It was at the ripe old age of four that Jackson Hastings first set off to follow in his father, Kevin’s, footsteps to become a professional rugby league player, and, he still keeps, back home, a photograph of himself in a Sydney City Roosters’ jersey – sleeping with a rugby ball rather than a teddy bear – to prove it. He was not allowed to play the game until he was eight, however, because his father, knowing the sheer physicality of the game, was concerned about the slightness of Jackson’s build.
Instead therefore, he filled his time, and appetite for sport, by playing football, for which he is now most grateful as he believes it helped him, considerably, to develop his kicking game, when he did eventually take up rugby league.
Although he never had the opportunity to witness his father playing, the fact that Kevin was such an integral part, as half back, of the Roosters, it is hardly surprising that Jackson grew up watching their renowned Championship winning side of 2002, and their Grand Final winning team of 2003 and 2004, containing, of course, Salford born and future Red Devils’ captain, Adrian Morley.
Most remarkably, the junior team which he joined was another Red Devils side – Wests Illawarra Red Devils – which proved to be an extremely successful move for him with his age group winning eleven competitions in a row, and he stayed with them for a full ten seasons, right through to the age of eighteen. Being a goal kicker, he had a head start when it came to his being awarded the year’s Leading Points Scorer Award, alongside twice being recognised as Man of the Match, in Grand Finals.
“I’ve been extremely lucky to have played in some really good teams, throughout my career, but there have been one or two lean years when we have struggled, and those make you realise that it isn’t as easy as you could start to believe it was.”
At the age of sixteen, he was offered a full-time contract with his childhood idols, Sydney City Roosters, which, as will be appreciated, was a massive step up into the professional environment, but, most impressively, by the age of eighteen he was making a winning NRL debut against South Sydney, in the final game of the season.
“We had to win that game to win the Minor Premiership. I came off the bench and played hooker, to face the likes of Greg Inglis, Sam Burgess, and Isaac Luke. It is something I shall never forget. I was also fortunate enough to win the same trophy in my final year with them, too.”
Sydney Roosters, as they are now named, rather like Super League’s own Wigan Warriors, has a special aura about them which singles them out from the remainder of the pack. Having been part of that environment, Jackson puts this down to the fact that they were one of the original clubs formed, with a considerable amount of history behind them including the winning of sixteen cups, being financially well off which means they can attract top class players, and consequently always fighting to win Premierships.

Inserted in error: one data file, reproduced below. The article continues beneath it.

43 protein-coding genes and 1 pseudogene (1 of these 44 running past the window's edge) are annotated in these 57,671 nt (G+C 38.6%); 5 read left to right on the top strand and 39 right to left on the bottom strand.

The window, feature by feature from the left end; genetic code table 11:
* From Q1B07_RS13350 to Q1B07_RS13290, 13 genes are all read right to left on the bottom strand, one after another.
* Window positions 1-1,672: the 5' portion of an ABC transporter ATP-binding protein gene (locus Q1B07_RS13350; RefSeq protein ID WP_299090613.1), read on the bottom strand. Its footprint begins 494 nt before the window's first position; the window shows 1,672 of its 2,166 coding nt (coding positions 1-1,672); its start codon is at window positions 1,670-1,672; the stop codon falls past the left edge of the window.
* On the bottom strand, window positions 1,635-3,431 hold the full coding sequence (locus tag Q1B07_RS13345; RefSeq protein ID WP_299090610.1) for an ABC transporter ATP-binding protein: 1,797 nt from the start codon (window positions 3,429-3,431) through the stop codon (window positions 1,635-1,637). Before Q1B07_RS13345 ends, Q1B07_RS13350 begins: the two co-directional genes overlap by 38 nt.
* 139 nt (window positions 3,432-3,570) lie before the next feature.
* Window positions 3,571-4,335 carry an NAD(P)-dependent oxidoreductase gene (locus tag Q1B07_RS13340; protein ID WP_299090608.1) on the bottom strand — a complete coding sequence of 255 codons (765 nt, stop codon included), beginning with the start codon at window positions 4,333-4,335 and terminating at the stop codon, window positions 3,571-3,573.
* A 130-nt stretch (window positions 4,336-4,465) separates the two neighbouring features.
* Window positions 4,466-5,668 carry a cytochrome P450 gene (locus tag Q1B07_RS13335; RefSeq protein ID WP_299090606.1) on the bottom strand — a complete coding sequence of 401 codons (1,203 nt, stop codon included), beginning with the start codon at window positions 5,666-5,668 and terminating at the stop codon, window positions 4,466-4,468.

Four, highly successful seasons with the Roosters came to an end, at the age of twenty-one with a move across to Manly, in 2016, before coming half way round the globe to join us here at the A J Bell. Having enjoyed the luxuries afforded by clubs in the NRL, Jackson is completely open in his assessment of Salford, the club with whom his allegiance now lies.
“Comparing Salford with a team like the Roosters, with all their financial power and clout, would be difficult, but in comparison with Manly it would be more than favourable, and the fans especially are absolutely great, here.”
He was, from the very outset, fully aware of the importance to the Red Devils of the seven fixtures which make up the end of season competition known as the Qualifiers, but was never even remotely daunted about it.
“I always want to win every game I take part in; it doesn’t matter whether it’s for promotion, to avoid relegation, to win a trophy, or just a run-of-the-mill league game, I always want to win. I grew up having to win every single game of whatever. Be it out on the field or on the play-station, I have to win. I just have that mentality of ‘win at all costs’ so to me it was just so much water off a duck’s back being involved in the Qualifiers.
“I keow it really meant a lot in the grand scheme of things, but as far as getting up for it was concerned, I can get up for a game of ping pong. I am just wanting to win every single match that comes along.
“Unfortunately, I missed two games which were extremely hard to watch, though I was super impressed with how the boys played and conducted themselves. By the time the Toulouse game came along I was jumping out of my skin to be back in the side and aiming to finish the season on a high note, which we did.
“I would like to thank the fans, teammates and club for the great nine weeks.”